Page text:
More on Hydroponics

This post is intended to give a few more details on the hydroponics rigs that I constructed, and am currently testing with Greg O. I built these rigs in collaboration with John Gourlay (, who is a technician in the Botany Department workshop (room 1363; directly underneath the room that houses the growth chambers). John was able to create these rigs in less than a day after I described them to him, so if you’re thinking of starting a hydroponics project, you should consider having him do the work for you. He charges a small amount, and does the work very quickly. He’s also a very nice guy.

The rigs are based on a design that is pretty common in the world of hydroponics. The version described below is similar to one developed at Duke University by Jessica Selby and Kevin Wright (John Willis Lab). The idea is to suspend the roots of the plant in a nutrient solution, and provide oxygen to the roots via bubblers. As Greg says, the method requires development. However, it appears to work well for sunflowers (not so much for my plants). Anyway, here is the basic process of constructing the rigs.

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Hydroponics test run

Dylan and I have been working on getting hydroponic testing up and running. The basic set up is a large tub filled with dilute nutrient solution, with aeration provided by an air pump. Floating on top of the water is a large foam sheet with holes. In each hole we put a 2 ml tube packed with rock wool and perlite along with a seedling. Extending below the hole is a large bubble tea straw to make sure the roots don’t tangle together while growing.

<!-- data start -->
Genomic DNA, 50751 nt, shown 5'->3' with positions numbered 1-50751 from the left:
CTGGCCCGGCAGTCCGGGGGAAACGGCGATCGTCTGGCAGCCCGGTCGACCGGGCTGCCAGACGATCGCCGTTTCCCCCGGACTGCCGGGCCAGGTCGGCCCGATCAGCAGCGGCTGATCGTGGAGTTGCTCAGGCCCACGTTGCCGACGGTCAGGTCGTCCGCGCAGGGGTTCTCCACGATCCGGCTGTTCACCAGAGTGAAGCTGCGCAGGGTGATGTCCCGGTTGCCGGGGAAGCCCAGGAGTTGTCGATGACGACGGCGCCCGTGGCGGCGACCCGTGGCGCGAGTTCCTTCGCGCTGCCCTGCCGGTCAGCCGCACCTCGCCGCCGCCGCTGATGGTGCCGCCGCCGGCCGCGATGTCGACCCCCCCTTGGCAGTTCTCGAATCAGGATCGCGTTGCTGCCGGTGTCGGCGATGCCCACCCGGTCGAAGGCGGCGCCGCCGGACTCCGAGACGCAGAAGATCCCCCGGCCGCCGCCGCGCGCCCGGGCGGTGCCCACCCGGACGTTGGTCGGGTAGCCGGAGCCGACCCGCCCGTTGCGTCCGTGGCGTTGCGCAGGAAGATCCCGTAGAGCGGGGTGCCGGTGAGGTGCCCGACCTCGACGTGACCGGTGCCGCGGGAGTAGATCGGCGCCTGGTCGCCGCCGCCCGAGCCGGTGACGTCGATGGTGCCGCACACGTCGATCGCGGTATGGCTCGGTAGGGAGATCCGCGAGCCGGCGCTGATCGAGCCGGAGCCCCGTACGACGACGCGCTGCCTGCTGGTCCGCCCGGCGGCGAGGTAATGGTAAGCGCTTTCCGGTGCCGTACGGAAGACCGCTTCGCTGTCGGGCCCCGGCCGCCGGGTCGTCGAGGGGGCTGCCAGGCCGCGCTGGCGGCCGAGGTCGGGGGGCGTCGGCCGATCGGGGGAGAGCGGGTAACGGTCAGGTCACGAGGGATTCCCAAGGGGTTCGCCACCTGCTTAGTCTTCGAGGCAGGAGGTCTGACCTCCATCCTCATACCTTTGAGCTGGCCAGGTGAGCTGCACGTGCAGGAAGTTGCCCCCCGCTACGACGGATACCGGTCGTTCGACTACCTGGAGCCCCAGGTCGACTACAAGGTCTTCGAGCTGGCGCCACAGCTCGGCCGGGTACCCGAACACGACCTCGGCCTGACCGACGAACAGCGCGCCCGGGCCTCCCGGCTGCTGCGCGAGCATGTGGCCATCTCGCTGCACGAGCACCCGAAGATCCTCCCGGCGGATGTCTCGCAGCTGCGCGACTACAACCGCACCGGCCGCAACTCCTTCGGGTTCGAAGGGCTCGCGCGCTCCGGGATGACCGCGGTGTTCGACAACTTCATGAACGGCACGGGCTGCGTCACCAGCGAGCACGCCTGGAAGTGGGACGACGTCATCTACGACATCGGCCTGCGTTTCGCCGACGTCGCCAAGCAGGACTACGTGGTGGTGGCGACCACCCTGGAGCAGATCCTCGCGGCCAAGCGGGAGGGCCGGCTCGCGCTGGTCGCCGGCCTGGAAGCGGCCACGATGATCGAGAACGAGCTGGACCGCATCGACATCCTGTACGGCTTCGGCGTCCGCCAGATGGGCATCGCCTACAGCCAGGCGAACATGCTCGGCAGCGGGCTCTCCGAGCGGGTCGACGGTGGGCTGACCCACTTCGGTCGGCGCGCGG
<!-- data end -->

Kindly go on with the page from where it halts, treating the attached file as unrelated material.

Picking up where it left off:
Dylan with hydroponics

Dylan holding the foam board

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Seed size in H. exilis

Here is a curiosity I noticed while sorting seeds.

At one of my H. exilis sites (G136) there was a serpentine field beside a raised road. The field had a large population of tiny sunflowers, but there were also a few plants on the gravel embankment beside the road. These plants were much bigger, probably because the soil used in the embankment wasn’t serpentine. I collected seeds from both field and roadside plants.

The roadside seeds are much bigger than the serpentine seeds.

This has several possible explanations:

-Plasticity. The non-serpentine plants are much bigger, being bigger makes their seeds also larger.

-Selection. Bigger seeds are better on the disturbed habitat of the gravel embankment.

-Introgression. Gene flow from H. annuus could be coming in and only persisting on non-serpentine areas, bringing larger seed alleles.